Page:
Here in the US, we didn’t exist all the long before modern beer technology came around, so when it did, we gave up the traditional ways quicker than you could write a research paper on them. Who needs a beer that is traditional when you can pasteurize it, throw it on a refrigerated train, and ship it from Milwaukee to LA. We wanted beer that was cold, refreshing, and above all, extremely consistent, so goodbye to all that. This message brought to you by Pabst Blue Ribbon. These days, in response to the mass market homogenization of beer of the 60s and 70s, the Campaign for Real Ale (CAMRA) in England fights tirelessly to keep the traditional ways alive. Keeping Cask beer, or Real Ale as they call it, alive and traditional is their primary mission.
In order to count as a cask beer, the beer needs to have undergone a secondary fermentation in the cask. That is, not quite finished beer is moved to a special keg, called a cask, where the last little bit of fermentation produces enough co2 to lightly carbonate the beer. It is then served directly from the cask. This is a risky process since yeast tend to do whatever it is they damn well please when left to their own devices inside a cask, so rather than letting the cask over pressurize and potentially explode in a much-less-fun than-it-sounds flood of beer, casks are built in such a way as to let off excess co2 as the fermentation completes. This is done via a “spile” which is basically a poor man’s airlock made of porous reed that allows co2 to slowly vent out without letting much of anything back in. When the secondary fermentation has reached the sweet spot, determined via a very scientific approach called guessing and hoping, the spile is replaced with a more airtight “hard spile” which seals any new co2 in to create the right amount of carbonation.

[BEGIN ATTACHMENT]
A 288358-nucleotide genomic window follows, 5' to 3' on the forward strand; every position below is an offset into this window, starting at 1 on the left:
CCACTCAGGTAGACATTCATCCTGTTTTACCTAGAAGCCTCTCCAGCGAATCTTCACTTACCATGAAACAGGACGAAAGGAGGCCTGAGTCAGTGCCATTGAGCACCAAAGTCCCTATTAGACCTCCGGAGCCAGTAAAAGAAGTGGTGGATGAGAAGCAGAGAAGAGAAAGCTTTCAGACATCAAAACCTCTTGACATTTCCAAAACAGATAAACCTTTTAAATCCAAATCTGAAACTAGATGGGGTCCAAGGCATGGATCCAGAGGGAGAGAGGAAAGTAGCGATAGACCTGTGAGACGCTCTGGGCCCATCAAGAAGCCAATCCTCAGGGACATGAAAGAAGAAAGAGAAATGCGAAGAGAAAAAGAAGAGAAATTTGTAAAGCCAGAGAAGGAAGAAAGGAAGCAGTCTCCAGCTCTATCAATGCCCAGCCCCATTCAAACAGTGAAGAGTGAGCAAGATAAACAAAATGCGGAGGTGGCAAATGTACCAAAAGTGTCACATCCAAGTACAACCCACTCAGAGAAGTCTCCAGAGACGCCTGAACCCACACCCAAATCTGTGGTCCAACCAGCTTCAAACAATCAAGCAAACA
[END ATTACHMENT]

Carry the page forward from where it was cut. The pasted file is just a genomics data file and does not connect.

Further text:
When it comes time to serve, a tap is driven with a mallet through the side of the cask and the beer is poured via gravity. No co2 is used in serving as with modern draft beers which use pressurized tanks of co2 to force beer out of the keg and down the draft lines. If a cask can’t be on the same level as the serving bar thus allowing gravity to serve the beer, then a vacuum pump is used. You may have seen these steampunk looking tap handles around. Much like a bike pump, pulling the lever sucks beer in to be dispensed. Using co2 to push beer prevents exposure to oxygen which will spoil a beer in fairly short order. Since co2 dispensing is not allowed in a cask beer, the beer must be consumed in short order as well, with the flavor changing noticeably for better or worse over the course of a few days.
While today we have modern methods of keeping beer cold and fresh for longer, there is something to be said about the good ol’ ways. While CAMRA insists that this is beer is more “real” than the beer we normally drink, it makes me glad that there is yet another way to enjoy beer, real or not. Cask beer is no more real than other beer, but it is different and you might just hate it and you also might just love it. Give it a try at the Cask Beer Fest or if you are ever in Seattle, Machine House Brewery which is known for their traditional cask beers. Thanks for reading!